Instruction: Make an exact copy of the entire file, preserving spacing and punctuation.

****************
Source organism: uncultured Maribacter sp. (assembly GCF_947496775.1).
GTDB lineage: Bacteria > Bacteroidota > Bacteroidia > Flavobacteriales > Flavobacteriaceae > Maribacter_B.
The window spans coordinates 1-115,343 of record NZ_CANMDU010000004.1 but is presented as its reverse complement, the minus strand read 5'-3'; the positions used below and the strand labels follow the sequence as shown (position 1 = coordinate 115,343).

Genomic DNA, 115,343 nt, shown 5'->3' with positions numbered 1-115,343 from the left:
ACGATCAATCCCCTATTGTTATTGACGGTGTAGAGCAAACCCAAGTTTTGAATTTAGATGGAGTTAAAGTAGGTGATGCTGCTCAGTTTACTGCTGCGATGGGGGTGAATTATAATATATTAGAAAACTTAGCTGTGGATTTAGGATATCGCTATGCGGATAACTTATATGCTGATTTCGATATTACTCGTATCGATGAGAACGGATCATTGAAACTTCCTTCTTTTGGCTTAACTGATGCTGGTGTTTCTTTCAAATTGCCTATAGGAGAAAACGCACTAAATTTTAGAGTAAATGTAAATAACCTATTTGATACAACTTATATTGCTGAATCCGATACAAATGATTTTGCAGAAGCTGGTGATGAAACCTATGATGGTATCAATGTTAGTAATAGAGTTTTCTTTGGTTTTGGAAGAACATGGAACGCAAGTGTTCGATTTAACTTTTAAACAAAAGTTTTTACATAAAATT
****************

Source organism: uncultured Maribacter sp. (assembly GCF_947496775.1).
GTDB lineage: Bacteria > Bacteroidota > Bacteroidia > Flavobacteriales > Flavobacteriaceae > Maribacter_B.
The window spans coordinates 1-115,343 of record NZ_CANMDU010000004.1 but is presented as its reverse complement, the minus strand read 5'-3'; the positions used below and the strand labels follow the sequence as shown (position 1 = coordinate 115,343).

Genomic DNA, 115,343 nt, shown 5'->3' with positions numbered 1-115,343 from the left:
ACGATCAATCCCCTATTGTTATTGACGGTGTAGAGCAAACCCAAGTTTTGAATTTAGATGGAGTTAAAGTAGGTGATGCTGCTCAGTTTACTGCTGCGATGGGGGTGAATTATAATATATTAGAAAACTTAGCTGTGGATTTAGGATATCGCTATGCGGATAACTTATATGCTGATTTCGATATTACTCGTATCGATGAGAACGGATCATTGAAACTTCCTTCTTTTGGCTTAACTGATGCTGGTGTTTCTTTCAAATTGCCTATAGGAGAAAACGCACTAAATTTTAGAGTAAATGTAAATAACCTATTTGATACAACTTATATTGCTGAATCCGATACAAATGATTTTGCAGAAGCTGGTGATGAAACCTATGATGGTATCAATGTTAGTAATAGAGTTTTCTTTGGTTTTGGAAGAACATGGAACGCAAGTGTTCGATTTAACTTTTAAACAAAAGTTTTTACATAAAATT